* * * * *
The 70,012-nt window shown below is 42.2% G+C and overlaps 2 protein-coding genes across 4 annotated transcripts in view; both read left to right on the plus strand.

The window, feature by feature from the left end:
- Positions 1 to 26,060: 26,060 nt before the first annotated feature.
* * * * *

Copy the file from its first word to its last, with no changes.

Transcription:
The 70,012-nt window shown below is 42.2% G+C and overlaps 2 protein-coding genes across 4 annotated transcripts in view; both read left to right on the plus strand.

The window, feature by feature from the left end:
- Positions 1 to 26,060: 26,060 nt before the first annotated feature.